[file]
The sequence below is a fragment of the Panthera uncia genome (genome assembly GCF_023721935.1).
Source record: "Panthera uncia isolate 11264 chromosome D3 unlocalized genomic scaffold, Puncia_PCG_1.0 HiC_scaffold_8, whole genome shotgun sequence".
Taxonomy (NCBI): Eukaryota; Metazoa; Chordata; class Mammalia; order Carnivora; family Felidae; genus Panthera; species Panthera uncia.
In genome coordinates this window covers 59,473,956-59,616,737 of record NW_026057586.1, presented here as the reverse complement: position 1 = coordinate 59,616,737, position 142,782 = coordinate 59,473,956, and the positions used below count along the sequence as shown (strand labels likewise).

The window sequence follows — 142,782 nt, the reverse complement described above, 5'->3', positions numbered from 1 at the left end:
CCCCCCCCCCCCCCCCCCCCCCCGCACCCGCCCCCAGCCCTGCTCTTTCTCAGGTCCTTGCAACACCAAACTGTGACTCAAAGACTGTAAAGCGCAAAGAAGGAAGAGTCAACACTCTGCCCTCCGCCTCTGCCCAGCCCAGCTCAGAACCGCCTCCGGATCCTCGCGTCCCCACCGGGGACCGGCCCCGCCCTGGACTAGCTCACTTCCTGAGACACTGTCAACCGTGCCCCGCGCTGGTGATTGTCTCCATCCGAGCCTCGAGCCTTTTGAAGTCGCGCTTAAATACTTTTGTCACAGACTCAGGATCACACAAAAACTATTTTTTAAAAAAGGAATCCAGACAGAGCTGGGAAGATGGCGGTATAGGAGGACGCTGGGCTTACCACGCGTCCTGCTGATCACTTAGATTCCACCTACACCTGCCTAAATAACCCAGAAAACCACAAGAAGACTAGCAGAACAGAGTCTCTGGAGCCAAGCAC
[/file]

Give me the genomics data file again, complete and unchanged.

The sequence below is a fragment of the Panthera uncia genome (genome assembly GCF_023721935.1).
Source record: "Panthera uncia isolate 11264 chromosome D3 unlocalized genomic scaffold, Puncia_PCG_1.0 HiC_scaffold_8, whole genome shotgun sequence".
Taxonomy (NCBI): Eukaryota; Metazoa; Chordata; class Mammalia; order Carnivora; family Felidae; genus Panthera; species Panthera uncia.
In genome coordinates this window covers 59,473,956-59,616,737 of record NW_026057586.1, presented here as the reverse complement: position 1 = coordinate 59,616,737, position 142,782 = coordinate 59,473,956, and the positions used below count along the sequence as shown (strand labels likewise).

The window sequence follows — 142,782 nt, the reverse complement described above, 5'->3', positions numbered from 1 at the left end:
CCCCCCCCCCCCCCCCCCCCCCCGCACCCGCCCCCAGCCCTGCTCTTTCTCAGGTCCTTGCAACACCAAACTGTGACTCAAAGACTGTAAAGCGCAAAGAAGGAAGAGTCAACACTCTGCCCTCCGCCTCTGCCCAGCCCAGCTCAGAACCGCCTCCGGATCCTCGCGTCCCCACCGGGGACCGGCCCCGCCCTGGACTAGCTCACTTCCTGAGACACTGTCAACCGTGCCCCGCGCTGGTGATTGTCTCCATCCGAGCCTCGAGCCTTTTGAAGTCGCGCTTAAATACTTTTGTCACAGACTCAGGATCACACAAAAACTATTTTTTAAAAAAGGAATCCAGACAGAGCTGGGAAGATGGCGGTATAGGAGGACGCTGGGCTTACCACGCGTCCTGCTGATCACTTAGATTCCACCTACACCTGCCTAAATAACCCAGAAAACCACAAGAAGACTAGCAGAACAGAGTCTCTGGAGCCAAGCAC